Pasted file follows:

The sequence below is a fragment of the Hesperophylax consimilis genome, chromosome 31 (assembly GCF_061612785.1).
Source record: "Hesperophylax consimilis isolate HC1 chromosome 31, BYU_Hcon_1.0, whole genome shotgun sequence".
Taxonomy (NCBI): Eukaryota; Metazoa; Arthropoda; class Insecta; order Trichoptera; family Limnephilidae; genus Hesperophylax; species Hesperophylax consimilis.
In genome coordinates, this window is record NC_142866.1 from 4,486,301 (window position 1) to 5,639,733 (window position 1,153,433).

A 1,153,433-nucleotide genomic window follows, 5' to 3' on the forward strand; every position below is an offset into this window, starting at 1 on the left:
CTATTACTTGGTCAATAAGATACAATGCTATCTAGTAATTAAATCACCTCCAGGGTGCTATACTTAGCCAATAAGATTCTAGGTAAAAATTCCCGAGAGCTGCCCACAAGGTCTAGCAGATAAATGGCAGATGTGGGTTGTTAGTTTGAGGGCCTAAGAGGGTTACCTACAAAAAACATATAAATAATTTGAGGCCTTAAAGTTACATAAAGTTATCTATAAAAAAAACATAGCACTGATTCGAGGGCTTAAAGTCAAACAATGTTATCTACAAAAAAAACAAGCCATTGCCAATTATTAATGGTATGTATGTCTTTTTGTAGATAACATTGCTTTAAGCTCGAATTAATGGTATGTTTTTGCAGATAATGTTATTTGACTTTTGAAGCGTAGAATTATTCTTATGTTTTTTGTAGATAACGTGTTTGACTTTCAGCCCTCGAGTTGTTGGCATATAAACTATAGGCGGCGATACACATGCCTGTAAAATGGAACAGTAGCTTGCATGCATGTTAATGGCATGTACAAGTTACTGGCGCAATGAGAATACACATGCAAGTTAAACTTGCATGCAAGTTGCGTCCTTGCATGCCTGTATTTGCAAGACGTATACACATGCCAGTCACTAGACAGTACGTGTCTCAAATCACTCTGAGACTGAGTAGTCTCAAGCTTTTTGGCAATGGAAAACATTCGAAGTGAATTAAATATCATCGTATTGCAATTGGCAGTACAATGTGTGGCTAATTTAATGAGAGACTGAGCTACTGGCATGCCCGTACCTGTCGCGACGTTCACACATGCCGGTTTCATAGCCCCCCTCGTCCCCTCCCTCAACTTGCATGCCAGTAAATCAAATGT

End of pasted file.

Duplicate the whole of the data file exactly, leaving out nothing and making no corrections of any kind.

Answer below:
The sequence below is a fragment of the Hesperophylax consimilis genome, chromosome 31 (assembly GCF_061612785.1).
Source record: "Hesperophylax consimilis isolate HC1 chromosome 31, BYU_Hcon_1.0, whole genome shotgun sequence".
Taxonomy (NCBI): Eukaryota; Metazoa; Arthropoda; class Insecta; order Trichoptera; family Limnephilidae; genus Hesperophylax; species Hesperophylax consimilis.
In genome coordinates, this window is record NC_142866.1 from 4,486,301 (window position 1) to 5,639,733 (window position 1,153,433).

A 1,153,433-nucleotide genomic window follows, 5' to 3' on the forward strand; every position below is an offset into this window, starting at 1 on the left:
CTATTACTTGGTCAATAAGATACAATGCTATCTAGTAATTAAATCACCTCCAGGGTGCTATACTTAGCCAATAAGATTCTAGGTAAAAATTCCCGAGAGCTGCCCACAAGGTCTAGCAGATAAATGGCAGATGTGGGTTGTTAGTTTGAGGGCCTAAGAGGGTTACCTACAAAAAACATATAAATAATTTGAGGCCTTAAAGTTACATAAAGTTATCTATAAAAAAAACATAGCACTGATTCGAGGGCTTAAAGTCAAACAATGTTATCTACAAAAAAAACAAGCCATTGCCAATTATTAATGGTATGTATGTCTTTTTGTAGATAACATTGCTTTAAGCTCGAATTAATGGTATGTTTTTGCAGATAATGTTATTTGACTTTTGAAGCGTAGAATTATTCTTATGTTTTTTGTAGATAACGTGTTTGACTTTCAGCCCTCGAGTTGTTGGCATATAAACTATAGGCGGCGATACACATGCCTGTAAAATGGAACAGTAGCTTGCATGCATGTTAATGGCATGTACAAGTTACTGGCGCAATGAGAATACACATGCAAGTTAAACTTGCATGCAAGTTGCGTCCTTGCATGCCTGTATTTGCAAGACGTATACACATGCCAGTCACTAGACAGTACGTGTCTCAAATCACTCTGAGACTGAGTAGTCTCAAGCTTTTTGGCAATGGAAAACATTCGAAGTGAATTAAATATCATCGTATTGCAATTGGCAGTACAATGTGTGGCTAATTTAATGAGAGACTGAGCTACTGGCATGCCCGTACCTGTCGCGACGTTCACACATGCCGGTTTCATAGCCCCCCTCGTCCCCTCCCTCAACTTGCATGCCAGTAAATCAAATGT